Stop the Rot – Managing Poor Performance ~ Part 1
December 24, 2012 3 Comments
Earlier this year the Roffey Park Institute published their excellent annual report – The Management Agenda. A staggering 46% of UK managers reported that poor performance is not tackled at all well in their organisation, rising to 60% in Public Sector managers.
So what do I mean by Poor Performance? Simply put, poor performance is the failure of an individual to do his or her job, or to do it at an acceptable level. As a manager, you have a responsibility to manage the performance of your people. If you have witnessed poor performance (including inappropriate behaviour), or you are in receipt of a complaint or grievance, you must address this with the people concerned.
Impacts of Poor Performance
In my experience, the impacts of under-performing individuals run much wider than the results of their own performance, or lack of them. Poor performance observed by a supervisor or manager is normally only the ‘tip of the iceberg’ of the issue and is only observed after a period of under performance already being noticed and talked about by members of the wider team.
If these behaviours or lack of performance goes unchecked then the minimal implication for the manager who allows this to continue, is a loss of respect from the team he or she manages. Under-performance in key roles in your department could have a serious impact on you meeting your own department or business objectives, which may have wider personal or business consequences. If you are committed to performing at a high level, and if you expect high performance from everyone, then you as the manager must address poor performers and quickly.
By failing to address poor performance, you are sending a clear message to other team members that they need not meet their performance expectations and they should not expect any consequence for their unacceptable behaviour. Poor performance normally gets worse over time – rarely does it correct itself without action on the part of the manager or supervisor. Taking action against one individual does not lower morale amongst other team members. In fact, the opposite is often true. Often taking action leads to a more productive work environment.
Causes of Poor Performance
I firmly believe that no-one comes to work with a desire to fail. Although at times it may appear that an employee tries to perform poorly, most people actually want to do a good, or at the very least, an adequate, job. So why is it that people sometimes do fail at work? Poor performance can normally be attributed to one or more of the following:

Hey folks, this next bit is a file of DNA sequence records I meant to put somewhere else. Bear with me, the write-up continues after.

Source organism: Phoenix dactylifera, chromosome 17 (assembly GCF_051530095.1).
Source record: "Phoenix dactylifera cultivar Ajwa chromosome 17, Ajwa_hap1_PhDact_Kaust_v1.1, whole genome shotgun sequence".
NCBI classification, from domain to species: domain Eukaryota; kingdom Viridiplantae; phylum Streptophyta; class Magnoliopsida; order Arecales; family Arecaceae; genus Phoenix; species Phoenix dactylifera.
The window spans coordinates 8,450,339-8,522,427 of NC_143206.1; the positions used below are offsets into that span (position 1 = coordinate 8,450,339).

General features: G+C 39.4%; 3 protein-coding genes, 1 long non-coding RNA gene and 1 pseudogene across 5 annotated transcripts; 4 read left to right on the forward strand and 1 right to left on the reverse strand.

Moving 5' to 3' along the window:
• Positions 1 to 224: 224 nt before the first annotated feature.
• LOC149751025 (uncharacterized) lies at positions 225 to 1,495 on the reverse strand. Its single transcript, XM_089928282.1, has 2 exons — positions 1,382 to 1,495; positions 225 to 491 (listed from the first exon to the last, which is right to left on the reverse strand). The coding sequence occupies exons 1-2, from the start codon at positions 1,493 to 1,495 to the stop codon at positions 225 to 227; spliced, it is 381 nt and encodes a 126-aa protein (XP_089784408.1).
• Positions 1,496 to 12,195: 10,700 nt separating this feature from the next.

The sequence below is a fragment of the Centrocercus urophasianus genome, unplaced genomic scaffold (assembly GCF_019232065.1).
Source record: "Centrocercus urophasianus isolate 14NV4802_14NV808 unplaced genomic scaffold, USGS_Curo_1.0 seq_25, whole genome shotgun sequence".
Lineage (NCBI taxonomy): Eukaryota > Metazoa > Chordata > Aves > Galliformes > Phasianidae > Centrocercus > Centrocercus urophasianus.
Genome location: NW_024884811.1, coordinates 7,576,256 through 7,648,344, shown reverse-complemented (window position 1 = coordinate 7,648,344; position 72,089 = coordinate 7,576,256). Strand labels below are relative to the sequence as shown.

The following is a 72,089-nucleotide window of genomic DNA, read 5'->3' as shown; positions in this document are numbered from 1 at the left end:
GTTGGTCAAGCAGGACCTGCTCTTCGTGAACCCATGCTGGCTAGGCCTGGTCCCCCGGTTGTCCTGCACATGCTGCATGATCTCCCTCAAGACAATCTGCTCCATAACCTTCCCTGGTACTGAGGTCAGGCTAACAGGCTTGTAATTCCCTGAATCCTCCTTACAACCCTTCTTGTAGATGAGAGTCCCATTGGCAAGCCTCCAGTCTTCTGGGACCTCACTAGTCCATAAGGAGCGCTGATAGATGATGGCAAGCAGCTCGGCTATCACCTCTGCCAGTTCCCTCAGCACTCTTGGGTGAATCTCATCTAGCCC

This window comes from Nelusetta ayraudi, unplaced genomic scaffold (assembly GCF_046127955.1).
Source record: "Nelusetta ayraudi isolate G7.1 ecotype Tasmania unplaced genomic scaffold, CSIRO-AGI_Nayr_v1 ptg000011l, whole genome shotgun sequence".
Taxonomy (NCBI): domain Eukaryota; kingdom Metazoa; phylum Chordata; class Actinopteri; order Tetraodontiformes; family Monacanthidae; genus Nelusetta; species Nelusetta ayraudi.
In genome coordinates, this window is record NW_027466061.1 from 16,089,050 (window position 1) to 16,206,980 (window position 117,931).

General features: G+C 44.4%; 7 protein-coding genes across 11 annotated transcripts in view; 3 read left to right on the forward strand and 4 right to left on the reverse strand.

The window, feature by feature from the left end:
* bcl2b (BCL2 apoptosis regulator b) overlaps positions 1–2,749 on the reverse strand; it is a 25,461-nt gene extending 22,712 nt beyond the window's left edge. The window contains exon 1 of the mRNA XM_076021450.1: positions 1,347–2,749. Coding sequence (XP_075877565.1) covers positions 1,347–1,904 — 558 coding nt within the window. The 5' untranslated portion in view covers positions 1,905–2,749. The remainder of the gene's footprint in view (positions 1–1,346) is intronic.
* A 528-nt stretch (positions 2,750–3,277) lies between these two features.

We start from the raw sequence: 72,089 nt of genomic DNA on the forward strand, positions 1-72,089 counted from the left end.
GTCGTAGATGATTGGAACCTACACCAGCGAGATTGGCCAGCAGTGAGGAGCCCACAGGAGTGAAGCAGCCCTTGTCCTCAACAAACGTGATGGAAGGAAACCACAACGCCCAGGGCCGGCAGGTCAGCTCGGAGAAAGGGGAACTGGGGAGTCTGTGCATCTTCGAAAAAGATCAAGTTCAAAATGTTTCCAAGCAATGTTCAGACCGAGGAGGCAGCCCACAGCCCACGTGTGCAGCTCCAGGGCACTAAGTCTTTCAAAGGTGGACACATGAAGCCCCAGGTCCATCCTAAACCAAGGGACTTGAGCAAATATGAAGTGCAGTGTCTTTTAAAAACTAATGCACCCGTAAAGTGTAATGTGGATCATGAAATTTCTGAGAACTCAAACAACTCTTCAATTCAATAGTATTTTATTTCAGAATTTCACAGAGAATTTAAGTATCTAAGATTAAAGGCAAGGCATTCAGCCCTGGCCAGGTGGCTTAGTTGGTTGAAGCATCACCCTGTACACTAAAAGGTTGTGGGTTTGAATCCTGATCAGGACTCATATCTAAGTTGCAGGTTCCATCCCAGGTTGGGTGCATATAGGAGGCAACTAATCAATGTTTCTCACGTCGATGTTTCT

- Lack of clarity of the Why, the What and the How of their role
- Lack of feedback and action from their previous or current management
- Lack of skill, knowledge, or motivation
- Inability to manage perception or pressure
- Failure to prioritise
- Conflict of personalities or styles
- Over-promotion, where the person is actually out of his or her depth
- Lack of resources, support, training or cooperation from others
- Personal issues manifesting themselves at work
Given the cost of recruiting and training new people, helping under-achievers move from poor to acceptable or better performance is almost always worthwhile.
Your Responsibilities as a Manager
Before moving into tackling the poor performance of your poor performer, you need to ask yourself some key personal questions:
1. Have I set out my performance expectations clearly? – If the person concerned doesn’t understand what is expected, it will be very hard, if not impossible, for them to meet those expectations. Providing clear expectations doesn’t necessarily require you to lay out precisely written, detailed instructions on every performance component. Generally, the question you should ask yourself is: “Would a reasonable person understand what was expected?”
2. Have I been having regular reviews with the poor performer and been giving them feedback? – Such feedback, both positive and negative, whether given in regularly scheduled meetings or in unscheduled discussions, is crucial to ensuring that expectations are understood. Frequent feedback lessens the likelihood that an employee will be surprised if it becomes necessary to take formal steps to resolve poor performance.
3. Have you provided the individual with the tools and training to do their job effectively? – What support have I / could I be giving to help raise performance going forward?
4. Is poor performance a new issue? – If the person in question has always performed adequately in the past, what has changed for them for their performance to dip? Is it a one-off mistake or has there started to become a pattern of events?
If you have answered these questions honestly and you answered ‘No’ to any of them, I would suggest that the poor performance starts with you. It’s never too late to start however!
In part 2, I’ll take you through a 7-step process to guide you through improving people’s performance.
As always, if you have any comments or feedback, I’d love to hear from you.